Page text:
Book a Speaker
Grow Membership
Reduce Turnover
No items found.

Three Strikes Against Paying Dues.

Last night, I listened to a speaker talking to a bunch of young graduates about how to get a job in the marketing world. At one point, he mentioned that his daughter was "a perfect Gen Y". She'd only been in her job for 6 months, and already thought she should be doing director-level work. The speaker told us that in a voice laced with sarcasm, and all the college seniors laughed on cue.When I heard that though, I wondered how many of them will still be laughing once they get out in the real world. I think a lot of them will change their minds pretty quickly.

By Gen Y representative Katie Konrath

Last night, I listened to a speaker talking to a bunch of young graduates about how to get a job in the marketing world. At one point, he mentioned that his daughter was "a perfect Gen Y". She'd only been in her job for 6 months, and already thought she should be doing director-level work. The speaker told us that in a voice laced with sarcasm, and all the college seniors laughed on cue.When I heard that though, I wondered how many of them will still be laughing once they get out in the real world. I think a lot of them will change their minds pretty quickly.

Why? Because there are more and more signs in the workplace that having a steady, reliable job that rewards workers for paying their dues is like winning the lottery!Yesterday afternoon, before I heard the speaker talk to the college seniors, I read an article in the New York Times about professionals who, after being laid off from their high-paying executive positions, are now finding work at call centers, UPS, liquor stores, and as janitors. Most think those jobs are only temporary, but it's hard to bounce back. Some professionals never do. One manager, who made $150,000 per year as an executive director, was laid off in 2002 after September 11th. It took him a year to find work at half the pay, and he was downsized two years later. Then, it took him another year to find a new job, and he was laid off from that one after only a short time. After that, he worked for $10 an hour in a grocery – but was downsized again after a few months. His latest job, processing immigrant applications, pays only 23% what he earned only 7 years ago!An article on CNN I also read yesterday was about the growing number of working professionals who are forced to go to food banks to survive. In San Francisco, people in marketing, sales and software are asking for help for the first time. Most used to donate food themselves, but are now finding themselves in trouble because of job losses, overextended mortgages and plummeting stock values. Some are using the last of their savings to pay down their mortgages.A few professionals are finding themselves in that position due to bad decisions, but most of them are suffering for reasons beyond their control.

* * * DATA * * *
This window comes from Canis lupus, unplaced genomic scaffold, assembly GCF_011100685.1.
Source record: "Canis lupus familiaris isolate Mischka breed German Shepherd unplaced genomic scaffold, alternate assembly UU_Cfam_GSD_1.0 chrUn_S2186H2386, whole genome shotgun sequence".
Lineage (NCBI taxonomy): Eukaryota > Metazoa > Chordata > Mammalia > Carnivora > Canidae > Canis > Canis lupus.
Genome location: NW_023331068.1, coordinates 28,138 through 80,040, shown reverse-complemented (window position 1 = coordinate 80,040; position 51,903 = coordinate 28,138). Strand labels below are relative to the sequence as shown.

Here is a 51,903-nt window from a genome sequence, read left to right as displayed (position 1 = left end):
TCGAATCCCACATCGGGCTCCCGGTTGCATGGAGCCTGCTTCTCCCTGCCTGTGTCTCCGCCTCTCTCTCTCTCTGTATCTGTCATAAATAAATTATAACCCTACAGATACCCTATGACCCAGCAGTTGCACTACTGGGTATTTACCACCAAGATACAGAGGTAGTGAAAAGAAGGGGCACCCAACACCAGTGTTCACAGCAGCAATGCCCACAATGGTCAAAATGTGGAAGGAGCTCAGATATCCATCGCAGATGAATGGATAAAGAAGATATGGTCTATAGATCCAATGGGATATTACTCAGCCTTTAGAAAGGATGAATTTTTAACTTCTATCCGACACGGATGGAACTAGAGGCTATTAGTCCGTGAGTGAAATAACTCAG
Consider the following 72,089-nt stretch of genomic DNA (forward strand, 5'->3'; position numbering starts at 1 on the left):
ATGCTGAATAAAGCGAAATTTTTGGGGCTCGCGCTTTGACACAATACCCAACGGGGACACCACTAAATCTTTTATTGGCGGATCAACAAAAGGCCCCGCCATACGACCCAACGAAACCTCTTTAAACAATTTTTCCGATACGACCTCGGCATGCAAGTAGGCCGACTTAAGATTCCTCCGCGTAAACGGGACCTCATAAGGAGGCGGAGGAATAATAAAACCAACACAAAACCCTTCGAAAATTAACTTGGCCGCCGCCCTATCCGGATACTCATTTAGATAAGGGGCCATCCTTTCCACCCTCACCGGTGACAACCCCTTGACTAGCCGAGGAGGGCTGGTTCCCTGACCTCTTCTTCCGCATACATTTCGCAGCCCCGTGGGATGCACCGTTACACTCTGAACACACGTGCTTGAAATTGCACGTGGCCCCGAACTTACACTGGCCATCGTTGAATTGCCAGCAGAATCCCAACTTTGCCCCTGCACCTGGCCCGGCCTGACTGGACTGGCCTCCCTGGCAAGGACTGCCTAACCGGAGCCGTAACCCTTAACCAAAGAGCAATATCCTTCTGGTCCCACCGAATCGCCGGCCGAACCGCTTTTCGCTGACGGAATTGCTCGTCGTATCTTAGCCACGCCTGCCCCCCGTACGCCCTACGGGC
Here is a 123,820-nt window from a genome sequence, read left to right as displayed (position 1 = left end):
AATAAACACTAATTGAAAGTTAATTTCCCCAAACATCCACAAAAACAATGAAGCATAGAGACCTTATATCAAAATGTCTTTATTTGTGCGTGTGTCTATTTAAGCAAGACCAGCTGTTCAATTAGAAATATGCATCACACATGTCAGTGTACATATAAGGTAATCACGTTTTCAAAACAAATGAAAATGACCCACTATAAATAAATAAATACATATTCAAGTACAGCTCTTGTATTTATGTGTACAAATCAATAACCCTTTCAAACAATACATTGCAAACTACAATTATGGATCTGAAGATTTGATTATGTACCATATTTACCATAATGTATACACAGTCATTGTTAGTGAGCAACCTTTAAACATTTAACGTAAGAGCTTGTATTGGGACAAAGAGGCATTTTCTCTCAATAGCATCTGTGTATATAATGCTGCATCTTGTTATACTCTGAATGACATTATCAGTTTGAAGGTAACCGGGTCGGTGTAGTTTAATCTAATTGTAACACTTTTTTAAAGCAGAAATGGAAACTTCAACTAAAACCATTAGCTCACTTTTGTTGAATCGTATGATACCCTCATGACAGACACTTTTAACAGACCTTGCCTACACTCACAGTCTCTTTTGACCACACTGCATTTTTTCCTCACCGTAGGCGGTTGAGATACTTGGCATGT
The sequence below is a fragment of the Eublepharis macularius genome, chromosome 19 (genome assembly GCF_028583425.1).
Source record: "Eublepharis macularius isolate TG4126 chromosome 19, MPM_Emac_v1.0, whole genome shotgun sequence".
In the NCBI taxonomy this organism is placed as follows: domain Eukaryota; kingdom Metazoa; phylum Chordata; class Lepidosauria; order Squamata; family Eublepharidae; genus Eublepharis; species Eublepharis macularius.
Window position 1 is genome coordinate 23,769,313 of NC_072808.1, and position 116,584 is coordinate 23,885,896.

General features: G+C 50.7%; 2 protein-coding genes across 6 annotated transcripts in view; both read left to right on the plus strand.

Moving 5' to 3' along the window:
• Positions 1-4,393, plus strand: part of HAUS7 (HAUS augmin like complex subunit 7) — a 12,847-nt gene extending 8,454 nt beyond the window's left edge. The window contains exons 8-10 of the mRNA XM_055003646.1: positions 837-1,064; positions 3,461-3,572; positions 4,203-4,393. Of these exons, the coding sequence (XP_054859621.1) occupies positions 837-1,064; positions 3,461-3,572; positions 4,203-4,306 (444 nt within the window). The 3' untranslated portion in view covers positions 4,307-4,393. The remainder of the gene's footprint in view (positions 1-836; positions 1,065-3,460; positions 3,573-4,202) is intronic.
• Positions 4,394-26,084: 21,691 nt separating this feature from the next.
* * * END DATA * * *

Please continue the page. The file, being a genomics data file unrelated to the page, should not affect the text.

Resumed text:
Finally, last week, I read an article in the Wall Street Journal about senior citizens who are reentering the workforce – in their late 70s and 80s! Their retirement accounts have plummeted, and they need money to pay for their mortgages and medical bills. In January 2009, there were over 75,000 unemployed workers aged 75 and older, nearly twice as many as a year before. 

Those articles, and the many others like them, are frightening. There are no guarantees anymore. If you lose a good job through no fault of your own, that doesn't mean you'll be able to find a better (or even a comparable) one. If you do everything right and get a job in a successful, professional field like marketing, that doesn't mean you'll never need to ask for help from social services. And even if you worked your entire life, your savings could be wiped away in the blink of an eye and you could find yourself at a job fair in your golden years.In this environment, there are more and more reasons for people to want to do meaningful work. Maybe not director-level right away, but definitely interesting and challenging work.

After all, when paying dues no longer pays off in the long run, it loses a lot of its appeal.I think a lot of those college seniors will start to realize this as they pay more attention to what is going on in the workplace as they look for their first jobs. Once they've seen lay-offs affect their generation firsthand, they'll stop laughing about "those youn'uns wanting to do director-level work" because they'll want that as well.

Sarah Sladek

Concerned about declining engagement in our nation’s membership associations, non-profits, and workplaces, Sarah Sladek founded XYZ University, the nation’s first and only generations-focused training and engagement strategy company, in 2002.

More posts by this author

Take the first step towards your future.

Looking for a game changer at your next event or a strategy unique to your organization?